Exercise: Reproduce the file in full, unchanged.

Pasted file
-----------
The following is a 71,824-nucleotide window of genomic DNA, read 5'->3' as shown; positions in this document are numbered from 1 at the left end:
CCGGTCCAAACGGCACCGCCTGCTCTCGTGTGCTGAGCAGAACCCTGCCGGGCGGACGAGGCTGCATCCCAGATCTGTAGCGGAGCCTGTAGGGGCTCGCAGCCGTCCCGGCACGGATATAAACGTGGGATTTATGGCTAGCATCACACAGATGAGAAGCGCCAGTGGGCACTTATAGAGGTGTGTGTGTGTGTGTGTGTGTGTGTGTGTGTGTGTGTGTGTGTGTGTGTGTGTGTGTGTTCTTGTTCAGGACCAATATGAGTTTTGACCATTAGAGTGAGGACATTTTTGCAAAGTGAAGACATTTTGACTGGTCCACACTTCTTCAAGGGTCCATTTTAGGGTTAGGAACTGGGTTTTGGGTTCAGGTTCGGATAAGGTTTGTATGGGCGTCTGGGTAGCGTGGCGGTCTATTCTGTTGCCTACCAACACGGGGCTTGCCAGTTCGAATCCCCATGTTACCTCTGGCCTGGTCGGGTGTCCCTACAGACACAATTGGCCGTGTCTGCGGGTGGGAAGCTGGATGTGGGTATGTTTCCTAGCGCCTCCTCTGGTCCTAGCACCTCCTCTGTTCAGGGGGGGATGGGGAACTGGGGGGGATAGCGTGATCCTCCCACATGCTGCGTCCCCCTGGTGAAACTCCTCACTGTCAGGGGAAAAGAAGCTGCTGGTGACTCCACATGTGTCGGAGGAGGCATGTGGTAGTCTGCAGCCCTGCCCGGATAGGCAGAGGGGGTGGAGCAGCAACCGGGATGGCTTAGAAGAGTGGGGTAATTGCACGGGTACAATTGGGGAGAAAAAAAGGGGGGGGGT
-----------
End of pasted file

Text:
The following is a 71,824-nucleotide window of genomic DNA, read 5'->3' as shown; positions in this document are numbered from 1 at the left end:
CCGGTCCAAACGGCACCGCCTGCTCTCGTGTGCTGAGCAGAACCCTGCCGGGCGGACGAGGCTGCATCCCAGATCTGTAGCGGAGCCTGTAGGGGCTCGCAGCCGTCCCGGCACGGATATAAACGTGGGATTTATGGCTAGCATCACACAGATGAGAAGCGCCAGTGGGCACTTATAGAGGTGTGTGTGTGTGTGTGTGTGTGTGTGTGTGTGTGTGTGTGTGTGTGTGTGTGTGTGTGTTCTTGTTCAGGACCAATATGAGTTTTGACCATTAGAGTGAGGACATTTTTGCAAAGTGAAGACATTTTGACTGGTCCACACTTCTTCAAGGGTCCATTTTAGGGTTAGGAACTGGGTTTTGGGTTCAGGTTCGGATAAGGTTTGTATGGGCGTCTGGGTAGCGTGGCGGTCTATTCTGTTGCCTACCAACACGGGGCTTGCCAGTTCGAATCCCCATGTTACCTCTGGCCTGGTCGGGTGTCCCTACAGACACAATTGGCCGTGTCTGCGGGTGGGAAGCTGGATGTGGGTATGTTTCCTAGCGCCTCCTCTGGTCCTAGCACCTCCTCTGTTCAGGGGGGGATGGGGAACTGGGGGGGATAGCGTGATCCTCCCACATGCTGCGTCCCCCTGGTGAAACTCCTCACTGTCAGGGGAAAAGAAGCTGCTGGTGACTCCACATGTGTCGGAGGAGGCATGTGGTAGTCTGCAGCCCTGCCCGGATAGGCAGAGGGGGTGGAGCAGCAACCGGGATGGCTTAGAAGAGTGGGGTAATTGCACGGGTACAATTGGGGAGAAAAAAAGGGGGGGGGT